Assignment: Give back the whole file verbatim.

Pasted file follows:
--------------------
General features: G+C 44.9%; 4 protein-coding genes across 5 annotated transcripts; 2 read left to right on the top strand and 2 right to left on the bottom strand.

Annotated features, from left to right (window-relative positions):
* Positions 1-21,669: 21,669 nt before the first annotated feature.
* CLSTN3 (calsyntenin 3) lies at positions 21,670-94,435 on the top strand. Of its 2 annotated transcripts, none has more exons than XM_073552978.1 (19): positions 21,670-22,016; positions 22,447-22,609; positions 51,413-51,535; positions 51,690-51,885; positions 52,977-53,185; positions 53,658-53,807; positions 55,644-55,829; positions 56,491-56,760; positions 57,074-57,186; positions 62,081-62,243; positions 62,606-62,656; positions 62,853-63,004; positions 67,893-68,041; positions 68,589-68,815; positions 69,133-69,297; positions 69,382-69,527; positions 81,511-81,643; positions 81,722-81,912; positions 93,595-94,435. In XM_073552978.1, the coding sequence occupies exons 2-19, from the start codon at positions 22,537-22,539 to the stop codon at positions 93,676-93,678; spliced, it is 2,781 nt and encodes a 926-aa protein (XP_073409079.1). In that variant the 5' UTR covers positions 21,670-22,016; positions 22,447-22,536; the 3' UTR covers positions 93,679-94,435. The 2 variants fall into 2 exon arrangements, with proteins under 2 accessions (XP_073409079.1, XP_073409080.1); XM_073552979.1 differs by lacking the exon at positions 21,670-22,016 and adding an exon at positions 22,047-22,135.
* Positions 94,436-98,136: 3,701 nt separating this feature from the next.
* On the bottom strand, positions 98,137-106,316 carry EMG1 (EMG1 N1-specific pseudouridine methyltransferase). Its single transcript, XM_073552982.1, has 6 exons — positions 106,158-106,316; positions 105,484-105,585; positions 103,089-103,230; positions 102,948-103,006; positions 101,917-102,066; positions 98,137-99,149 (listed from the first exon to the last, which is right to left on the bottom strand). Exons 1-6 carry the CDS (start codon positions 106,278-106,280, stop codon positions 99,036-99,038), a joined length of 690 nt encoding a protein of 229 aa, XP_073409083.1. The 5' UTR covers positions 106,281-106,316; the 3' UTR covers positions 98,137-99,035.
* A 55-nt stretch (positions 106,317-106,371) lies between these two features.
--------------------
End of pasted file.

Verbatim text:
General features: G+C 44.9%; 4 protein-coding genes across 5 annotated transcripts; 2 read left to right on the top strand and 2 right to left on the bottom strand.

Annotated features, from left to right (window-relative positions):
* Positions 1-21,669: 21,669 nt before the first annotated feature.
* CLSTN3 (calsyntenin 3) lies at positions 21,670-94,435 on the top strand. Of its 2 annotated transcripts, none has more exons than XM_073552978.1 (19): positions 21,670-22,016; positions 22,447-22,609; positions 51,413-51,535; positions 51,690-51,885; positions 52,977-53,185; positions 53,658-53,807; positions 55,644-55,829; positions 56,491-56,760; positions 57,074-57,186; positions 62,081-62,243; positions 62,606-62,656; positions 62,853-63,004; positions 67,893-68,041; positions 68,589-68,815; positions 69,133-69,297; positions 69,382-69,527; positions 81,511-81,643; positions 81,722-81,912; positions 93,595-94,435. In XM_073552978.1, the coding sequence occupies exons 2-19, from the start codon at positions 22,537-22,539 to the stop codon at positions 93,676-93,678; spliced, it is 2,781 nt and encodes a 926-aa protein (XP_073409079.1). In that variant the 5' UTR covers positions 21,670-22,016; positions 22,447-22,536; the 3' UTR covers positions 93,679-94,435. The 2 variants fall into 2 exon arrangements, with proteins under 2 accessions (XP_073409079.1, XP_073409080.1); XM_073552979.1 differs by lacking the exon at positions 21,670-22,016 and adding an exon at positions 22,047-22,135.
* Positions 94,436-98,136: 3,701 nt separating this feature from the next.
* On the bottom strand, positions 98,137-106,316 carry EMG1 (EMG1 N1-specific pseudouridine methyltransferase). Its single transcript, XM_073552982.1, has 6 exons — positions 106,158-106,316; positions 105,484-105,585; positions 103,089-103,230; positions 102,948-103,006; positions 101,917-102,066; positions 98,137-99,149 (listed from the first exon to the last, which is right to left on the bottom strand). Exons 1-6 carry the CDS (start codon positions 106,278-106,280, stop codon positions 99,036-99,038), a joined length of 690 nt encoding a protein of 229 aa, XP_073409083.1. The 5' UTR covers positions 106,281-106,316; the 3' UTR covers positions 98,137-99,035.
* A 55-nt stretch (positions 106,317-106,371) lies between these two features.